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Billy Brown wrote:
So far as we can tell, Venus is completely dead in a geological sense. There is no molten core, no tectonic activity, and no recent volcanism. It looks like it once had the same kind of geological activity as Earth, but the internal heat that drives the system ran out many millions of years ago. The calculations I've seen on cooling rates for planet-sized objects suggest that it should take several billion years for a molten globe to reach this state. A contrarian might argue that we can't be sure there is no molten core (although circumstantial evidence argues against this view). Even then, you need at least a few hundred million years worth of cooling time.
This is from a NOVA program about Venus
from a couple of years ago, dealing with theories on the geological features of Venus:
We were all proven wrong. The Venus surface turned out to be more mysterious than any of us had anticipated and all of our ideas, which after all had been based on our understanding of how the Earth worked, were tossed out the window. It was a strange and alien place we were looking at. There was a river formed by running lava longer than the Nile. There were huge mountain belts. The sides of the mountains ran up so steeply that they were unlike anything we had seen on Earth. We looked searchingly for features that we could identify, that looked familiar, that looked like something close to home. We were just blown away by how different that planet looked. NARRATION: Among all the strange and inexplicable features, there seemed to be none of the usual geological signs of heat loss: no tell-tale ridges and fault lines of plate tectonics, and no large active volcanoes. Most of the volcanoes, in fact, looked like they had been dormant for hundreds of millions of years. So Venus had to be losing internal heat in some unknown and un-Earth-like way. The key to solving the puzzle turned out to be hidden in an unexpected place on the planet's surface. Like the moon, all solid bodies in the solar system are hit by meteorites. Such collisions scar the surface with impact craters which can tell us about its age. Older land has more craters because it has had more time to accumulate meteorite strikes. Fresh land is formed when volcanoes erupt, coating the surrounding landscape in a new skin of lava. This younger land will have fewer impact craters. When a team of specialists sat down to count, measure and plot every crater on the surface of Venus, they were in for the surprise of their careers. ROBERT STROM: This is the surface of Venus after it has been fully mapped by the Magellan mission. And when we plotted all of the craters on the surface, lo and behold, it was extremely uniform, they were extremely uniformly distributed across the surface. Just totally random. Truly astounding. NARRATION: Such an even distribution of impact craters across the whole planet could only mean one thing: there was no old or new land. The whole surface was the same age. Judging from the number of craters, it was young for a planet - only about 500 million years old. GERALD SCHABER: It was quite amazing. ROBERT STROM: It was incredible to me. I had never seen anything like this in the thirty years that I've been looking at solid bodies in the solar system. I've counted craters from Mercury to Triton at Neptune and this is the first time I've ever seen a crater population that was completely random. It just absolutely blew my mind. No place else in the solar system. One simple way of explaining this is to have a complete resurfacing of Venus and then starting all over again, building up the cratering record. What this actually means: is that Venus has turned itself inside out. How do you do that? You know, how do you do that?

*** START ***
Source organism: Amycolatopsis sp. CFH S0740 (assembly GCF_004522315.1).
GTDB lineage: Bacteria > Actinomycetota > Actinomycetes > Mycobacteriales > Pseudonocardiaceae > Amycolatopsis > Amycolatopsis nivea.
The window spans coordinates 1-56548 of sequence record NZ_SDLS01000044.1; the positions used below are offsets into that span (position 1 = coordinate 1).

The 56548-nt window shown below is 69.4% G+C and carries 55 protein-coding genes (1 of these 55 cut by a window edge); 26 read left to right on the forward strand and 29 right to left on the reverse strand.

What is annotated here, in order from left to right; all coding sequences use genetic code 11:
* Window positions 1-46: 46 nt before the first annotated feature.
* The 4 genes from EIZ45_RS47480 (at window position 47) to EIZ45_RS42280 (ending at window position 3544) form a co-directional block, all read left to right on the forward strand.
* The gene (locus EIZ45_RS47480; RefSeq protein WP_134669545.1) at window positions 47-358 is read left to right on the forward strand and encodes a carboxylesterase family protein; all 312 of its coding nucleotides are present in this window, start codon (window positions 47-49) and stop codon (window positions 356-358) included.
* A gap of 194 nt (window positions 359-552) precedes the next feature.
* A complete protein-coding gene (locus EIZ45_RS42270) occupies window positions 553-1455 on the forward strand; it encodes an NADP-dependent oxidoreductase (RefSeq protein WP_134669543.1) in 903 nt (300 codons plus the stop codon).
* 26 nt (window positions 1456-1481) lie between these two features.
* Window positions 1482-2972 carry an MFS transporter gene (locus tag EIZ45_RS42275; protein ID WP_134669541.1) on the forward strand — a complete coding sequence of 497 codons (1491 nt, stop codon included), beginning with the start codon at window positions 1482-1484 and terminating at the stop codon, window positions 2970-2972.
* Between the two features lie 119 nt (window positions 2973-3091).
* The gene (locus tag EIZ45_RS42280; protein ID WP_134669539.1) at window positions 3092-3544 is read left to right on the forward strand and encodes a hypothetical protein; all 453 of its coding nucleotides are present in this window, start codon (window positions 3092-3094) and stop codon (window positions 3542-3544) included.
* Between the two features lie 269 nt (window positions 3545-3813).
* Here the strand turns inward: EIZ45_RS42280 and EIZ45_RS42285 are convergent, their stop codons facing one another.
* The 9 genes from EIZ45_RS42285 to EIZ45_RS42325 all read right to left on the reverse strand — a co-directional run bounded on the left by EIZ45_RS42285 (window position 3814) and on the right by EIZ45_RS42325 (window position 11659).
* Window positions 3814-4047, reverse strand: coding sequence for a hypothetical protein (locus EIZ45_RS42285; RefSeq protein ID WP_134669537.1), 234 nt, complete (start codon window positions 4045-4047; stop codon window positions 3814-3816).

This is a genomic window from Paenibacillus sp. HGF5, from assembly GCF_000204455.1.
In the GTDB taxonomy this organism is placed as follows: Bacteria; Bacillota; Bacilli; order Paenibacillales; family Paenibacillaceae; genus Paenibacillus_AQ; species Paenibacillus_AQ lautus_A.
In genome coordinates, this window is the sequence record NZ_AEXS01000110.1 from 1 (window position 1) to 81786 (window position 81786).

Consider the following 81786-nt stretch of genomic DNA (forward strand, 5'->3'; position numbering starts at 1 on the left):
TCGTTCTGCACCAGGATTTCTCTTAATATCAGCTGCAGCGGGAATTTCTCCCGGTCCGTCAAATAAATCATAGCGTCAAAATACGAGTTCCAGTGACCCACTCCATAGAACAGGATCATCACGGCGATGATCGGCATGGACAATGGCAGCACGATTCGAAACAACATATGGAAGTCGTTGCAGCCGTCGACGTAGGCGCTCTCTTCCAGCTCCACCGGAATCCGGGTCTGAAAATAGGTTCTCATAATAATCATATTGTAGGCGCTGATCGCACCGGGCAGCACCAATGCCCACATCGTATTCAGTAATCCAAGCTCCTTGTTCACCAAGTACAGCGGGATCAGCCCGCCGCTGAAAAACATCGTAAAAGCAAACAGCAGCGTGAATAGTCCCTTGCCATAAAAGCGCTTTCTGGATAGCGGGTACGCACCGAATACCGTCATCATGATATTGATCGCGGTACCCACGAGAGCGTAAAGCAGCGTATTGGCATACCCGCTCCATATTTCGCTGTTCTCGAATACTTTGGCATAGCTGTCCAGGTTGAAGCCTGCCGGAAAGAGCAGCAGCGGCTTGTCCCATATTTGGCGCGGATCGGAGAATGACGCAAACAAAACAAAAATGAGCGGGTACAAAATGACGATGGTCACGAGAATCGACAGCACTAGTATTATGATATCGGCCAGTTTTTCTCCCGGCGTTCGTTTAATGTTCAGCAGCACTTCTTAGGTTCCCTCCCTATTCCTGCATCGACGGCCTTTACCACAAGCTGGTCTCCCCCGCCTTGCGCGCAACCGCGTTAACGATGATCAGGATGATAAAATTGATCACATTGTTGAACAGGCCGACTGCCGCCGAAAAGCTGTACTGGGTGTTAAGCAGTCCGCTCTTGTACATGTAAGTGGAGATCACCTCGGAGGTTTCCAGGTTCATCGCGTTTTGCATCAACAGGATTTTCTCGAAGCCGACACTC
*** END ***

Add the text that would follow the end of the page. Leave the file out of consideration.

Basically the theory that evolved in my mind at that time was that this planet today is basically dead, as far as its surface is concerned. But the net result is that the interior is heating up and getting hotter and more active like a pot of porridge if you turn up the heat. And eventually the surface will become disrupted and it will catastrophically sink into the interior. And then there will be a period of totally catastrophic surface volcanism with a time of flame and you have virtually a complete magma ocean on the entire surface of the planet. This extracts so much heat from the interior of the planet that the interior cools off until the point that it is sufficiently cool that again the planet dies and starts to form a solid surface, very quiet and peaceful for 500 million years, and looks like the planet is totally dead with no volcanism, earthquakes or other activity of that sort. But it then heats up in the interior until you're ready for another catastrophe. As the interior heats up, eventually this process repeats. The whole surface founders and sinks into the interior and this episodicidity repeats again.
X-URL-Title: NOVA Online | Transcripts | Venus Unveiled
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